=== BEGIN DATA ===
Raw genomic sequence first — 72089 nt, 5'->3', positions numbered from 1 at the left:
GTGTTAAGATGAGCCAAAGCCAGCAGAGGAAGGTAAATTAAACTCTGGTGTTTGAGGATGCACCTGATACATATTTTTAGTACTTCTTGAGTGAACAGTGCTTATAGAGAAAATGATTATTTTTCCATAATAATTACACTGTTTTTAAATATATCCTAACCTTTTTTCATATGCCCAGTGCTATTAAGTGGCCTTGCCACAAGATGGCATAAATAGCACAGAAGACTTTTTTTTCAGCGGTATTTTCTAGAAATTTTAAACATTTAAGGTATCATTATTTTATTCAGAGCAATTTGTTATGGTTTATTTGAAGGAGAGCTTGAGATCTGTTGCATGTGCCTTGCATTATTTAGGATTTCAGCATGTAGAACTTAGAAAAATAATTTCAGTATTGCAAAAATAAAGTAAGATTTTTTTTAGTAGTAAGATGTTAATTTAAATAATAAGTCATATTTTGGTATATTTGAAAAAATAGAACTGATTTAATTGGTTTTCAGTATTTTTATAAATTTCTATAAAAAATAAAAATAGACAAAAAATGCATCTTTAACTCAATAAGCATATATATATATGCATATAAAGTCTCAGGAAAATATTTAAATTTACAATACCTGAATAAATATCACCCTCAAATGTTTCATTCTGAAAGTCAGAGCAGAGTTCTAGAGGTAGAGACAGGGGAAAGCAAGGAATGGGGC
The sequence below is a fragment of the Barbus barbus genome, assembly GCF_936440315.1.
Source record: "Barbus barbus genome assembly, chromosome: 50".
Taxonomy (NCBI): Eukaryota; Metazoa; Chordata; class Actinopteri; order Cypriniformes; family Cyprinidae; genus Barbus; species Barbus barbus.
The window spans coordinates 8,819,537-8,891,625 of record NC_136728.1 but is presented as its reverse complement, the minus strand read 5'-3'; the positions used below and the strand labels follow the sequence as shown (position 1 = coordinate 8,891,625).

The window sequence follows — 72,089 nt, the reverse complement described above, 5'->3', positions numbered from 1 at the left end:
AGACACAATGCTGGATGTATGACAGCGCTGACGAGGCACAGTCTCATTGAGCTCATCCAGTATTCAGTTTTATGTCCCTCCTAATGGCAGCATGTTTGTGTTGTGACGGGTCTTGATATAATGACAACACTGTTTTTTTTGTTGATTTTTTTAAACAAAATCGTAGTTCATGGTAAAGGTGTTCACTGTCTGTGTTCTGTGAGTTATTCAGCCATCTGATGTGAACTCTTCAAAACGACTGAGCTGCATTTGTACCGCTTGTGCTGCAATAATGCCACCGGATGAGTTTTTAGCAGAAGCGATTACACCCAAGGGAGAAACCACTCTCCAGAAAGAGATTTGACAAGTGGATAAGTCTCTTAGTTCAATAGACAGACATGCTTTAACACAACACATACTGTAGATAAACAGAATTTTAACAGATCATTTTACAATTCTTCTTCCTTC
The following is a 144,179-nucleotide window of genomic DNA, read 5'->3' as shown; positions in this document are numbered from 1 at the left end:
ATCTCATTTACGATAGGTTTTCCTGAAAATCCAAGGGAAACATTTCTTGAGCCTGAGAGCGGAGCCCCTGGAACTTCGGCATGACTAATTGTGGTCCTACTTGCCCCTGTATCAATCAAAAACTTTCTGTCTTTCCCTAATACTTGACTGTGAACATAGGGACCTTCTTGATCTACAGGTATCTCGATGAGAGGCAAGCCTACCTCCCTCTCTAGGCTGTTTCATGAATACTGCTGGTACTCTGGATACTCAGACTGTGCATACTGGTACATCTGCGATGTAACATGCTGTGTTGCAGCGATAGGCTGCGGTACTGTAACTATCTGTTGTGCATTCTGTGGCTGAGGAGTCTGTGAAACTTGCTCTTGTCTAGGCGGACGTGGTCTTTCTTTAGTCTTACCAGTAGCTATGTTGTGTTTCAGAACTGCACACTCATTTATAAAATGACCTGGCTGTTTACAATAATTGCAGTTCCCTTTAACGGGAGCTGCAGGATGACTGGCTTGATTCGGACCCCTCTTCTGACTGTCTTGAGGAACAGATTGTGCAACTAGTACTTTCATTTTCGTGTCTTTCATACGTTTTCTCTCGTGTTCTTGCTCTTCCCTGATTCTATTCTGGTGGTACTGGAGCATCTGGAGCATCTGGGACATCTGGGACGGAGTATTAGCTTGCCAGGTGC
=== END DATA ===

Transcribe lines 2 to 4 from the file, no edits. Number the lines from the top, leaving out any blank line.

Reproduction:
GTGTTAAGATGAGCCAAAGCCAGCAGAGGAAGGTAAATTAAACTCTGGTGTTTGAGGATGCACCTGATACATATTTTTAGTACTTCTTGAGTGAACAGTGCTTATAGAGAAAATGATTATTTTTCCATAATAATTACACTGTTTTTAAATATATCCTAACCTTTTTTCATATGCCCAGTGCTATTAAGTGGCCTTGCCACAAGATGGCATAAATAGCACAGAAGACTTTTTTTTCAGCGGTATTTTCTAGAAATTTTAAACATTTAAGGTATCATTATTTTATTCAGAGCAATTTGTTATGGTTTATTTGAAGGAGAGCTTGAGATCTGTTGCATGTGCCTTGCATTATTTAGGATTTCAGCATGTAGAACTTAGAAAAATAATTTCAGTATTGCAAAAATAAAGTAAGATTTTTTTTAGTAGTAAGATGTTAATTTAAATAATAAGTCATATTTTGGTATATTTGAAAAAATAGAACTGATTTAATTGGTTTTCAGTATTTTTATAAATTTCTATAAAAAATAAAAATAGACAAAAAATGCATCTTTAACTCAATAAGCATATATATATATGCATATAAAGTCTCAGGAAAATATTTAAATTTACAATACCTGAATAAATATCACCCTCAAATGTTTCATTCTGAAAGTCAGAGCAGAGTTCTAGAGGTAGAGACAGGGGAAAGCAAGGAATGGGGC
The sequence below is a fragment of the Barbus barbus genome, assembly GCF_936440315.1.
Source record: "Barbus barbus genome assembly, chromosome: 50".